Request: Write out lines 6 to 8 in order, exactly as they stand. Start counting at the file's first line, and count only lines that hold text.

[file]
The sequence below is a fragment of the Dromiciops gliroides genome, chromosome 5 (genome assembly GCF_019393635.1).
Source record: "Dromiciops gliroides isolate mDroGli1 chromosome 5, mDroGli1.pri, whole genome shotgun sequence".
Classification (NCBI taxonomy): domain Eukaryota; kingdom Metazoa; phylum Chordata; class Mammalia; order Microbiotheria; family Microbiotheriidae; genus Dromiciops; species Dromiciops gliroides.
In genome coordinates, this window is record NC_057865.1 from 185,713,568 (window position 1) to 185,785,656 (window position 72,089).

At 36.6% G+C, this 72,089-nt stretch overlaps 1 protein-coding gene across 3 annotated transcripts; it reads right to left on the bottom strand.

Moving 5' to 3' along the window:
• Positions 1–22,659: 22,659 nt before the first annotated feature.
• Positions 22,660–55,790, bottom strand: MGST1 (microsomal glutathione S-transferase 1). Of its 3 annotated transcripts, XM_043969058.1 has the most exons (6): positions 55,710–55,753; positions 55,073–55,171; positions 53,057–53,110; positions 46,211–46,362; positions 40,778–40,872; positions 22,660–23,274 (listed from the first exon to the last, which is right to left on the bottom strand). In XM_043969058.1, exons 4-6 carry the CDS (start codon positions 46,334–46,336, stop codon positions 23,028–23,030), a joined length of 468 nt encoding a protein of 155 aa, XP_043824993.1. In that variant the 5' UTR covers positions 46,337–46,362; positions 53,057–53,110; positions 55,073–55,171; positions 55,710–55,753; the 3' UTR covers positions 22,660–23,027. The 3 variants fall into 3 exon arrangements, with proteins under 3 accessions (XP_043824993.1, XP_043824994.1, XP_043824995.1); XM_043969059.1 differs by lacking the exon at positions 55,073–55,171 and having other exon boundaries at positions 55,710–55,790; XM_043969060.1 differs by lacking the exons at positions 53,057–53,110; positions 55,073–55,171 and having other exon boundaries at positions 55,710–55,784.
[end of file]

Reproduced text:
Moving 5' to 3' along the window:
• Positions 1–22,659: 22,659 nt before the first annotated feature.
• Positions 22,660–55,790, bottom strand: MGST1 (microsomal glutathione S-transferase 1). Of its 3 annotated transcripts, XM_043969058.1 has the most exons (6): positions 55,710–55,753; positions 55,073–55,171; positions 53,057–53,110; positions 46,211–46,362; positions 40,778–40,872; positions 22,660–23,274 (listed from the first exon to the last, which is right to left on the bottom strand). In XM_043969058.1, exons 4-6 carry the CDS (start codon positions 46,334–46,336, stop codon positions 23,028–23,030), a joined length of 468 nt encoding a protein of 155 aa, XP_043824993.1. In that variant the 5' UTR covers positions 46,337–46,362; positions 53,057–53,110; positions 55,073–55,171; positions 55,710–55,753; the 3' UTR covers positions 22,660–23,027. The 3 variants fall into 3 exon arrangements, with proteins under 3 accessions (XP_043824993.1, XP_043824994.1, XP_043824995.1); XM_043969059.1 differs by lacking the exon at positions 55,073–55,171 and having other exon boundaries at positions 55,710–55,790; XM_043969060.1 differs by lacking the exons at positions 53,057–53,110; positions 55,073–55,171 and having other exon boundaries at positions 55,710–55,784.